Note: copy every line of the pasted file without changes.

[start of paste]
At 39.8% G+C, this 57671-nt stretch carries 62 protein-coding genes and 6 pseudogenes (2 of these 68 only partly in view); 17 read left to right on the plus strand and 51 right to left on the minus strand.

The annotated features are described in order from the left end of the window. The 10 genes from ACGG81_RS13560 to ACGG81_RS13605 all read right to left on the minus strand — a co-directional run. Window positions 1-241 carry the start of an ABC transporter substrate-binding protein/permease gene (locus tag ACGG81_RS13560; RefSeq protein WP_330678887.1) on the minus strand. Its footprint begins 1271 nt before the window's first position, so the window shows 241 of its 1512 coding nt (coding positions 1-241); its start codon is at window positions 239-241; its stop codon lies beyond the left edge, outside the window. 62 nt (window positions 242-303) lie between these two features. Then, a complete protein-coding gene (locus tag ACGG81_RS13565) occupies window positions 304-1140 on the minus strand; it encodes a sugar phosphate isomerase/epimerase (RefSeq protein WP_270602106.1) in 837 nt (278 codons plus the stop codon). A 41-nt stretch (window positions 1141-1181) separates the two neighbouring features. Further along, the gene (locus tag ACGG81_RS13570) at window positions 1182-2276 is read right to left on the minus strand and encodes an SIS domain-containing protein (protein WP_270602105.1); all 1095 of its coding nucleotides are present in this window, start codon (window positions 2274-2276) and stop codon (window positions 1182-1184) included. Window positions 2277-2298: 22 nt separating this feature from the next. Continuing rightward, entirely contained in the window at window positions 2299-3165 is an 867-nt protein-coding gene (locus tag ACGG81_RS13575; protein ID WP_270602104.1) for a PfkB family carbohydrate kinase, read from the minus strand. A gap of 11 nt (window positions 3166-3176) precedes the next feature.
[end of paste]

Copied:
At 39.8% G+C, this 57671-nt stretch carries 62 protein-coding genes and 6 pseudogenes (2 of these 68 only partly in view); 17 read left to right on the plus strand and 51 right to left on the minus strand.

The annotated features are described in order from the left end of the window. The 10 genes from ACGG81_RS13560 to ACGG81_RS13605 all read right to left on the minus strand — a co-directional run. Window positions 1-241 carry the start of an ABC transporter substrate-binding protein/permease gene (locus tag ACGG81_RS13560; RefSeq protein WP_330678887.1) on the minus strand. Its footprint begins 1271 nt before the window's first position, so the window shows 241 of its 1512 coding nt (coding positions 1-241); its start codon is at window positions 239-241; its stop codon lies beyond the left edge, outside the window. 62 nt (window positions 242-303) lie between these two features. Then, a complete protein-coding gene (locus tag ACGG81_RS13565) occupies window positions 304-1140 on the minus strand; it encodes a sugar phosphate isomerase/epimerase (RefSeq protein WP_270602106.1) in 837 nt (278 codons plus the stop codon). A 41-nt stretch (window positions 1141-1181) separates the two neighbouring features. Further along, the gene (locus tag ACGG81_RS13570) at window positions 1182-2276 is read right to left on the minus strand and encodes an SIS domain-containing protein (protein WP_270602105.1); all 1095 of its coding nucleotides are present in this window, start codon (window positions 2274-2276) and stop codon (window positions 1182-1184) included. Window positions 2277-2298: 22 nt separating this feature from the next. Continuing rightward, entirely contained in the window at window positions 2299-3165 is an 867-nt protein-coding gene (locus tag ACGG81_RS13575; protein ID WP_270602104.1) for a PfkB family carbohydrate kinase, read from the minus strand. A gap of 11 nt (window positions 3166-3176) precedes the next feature.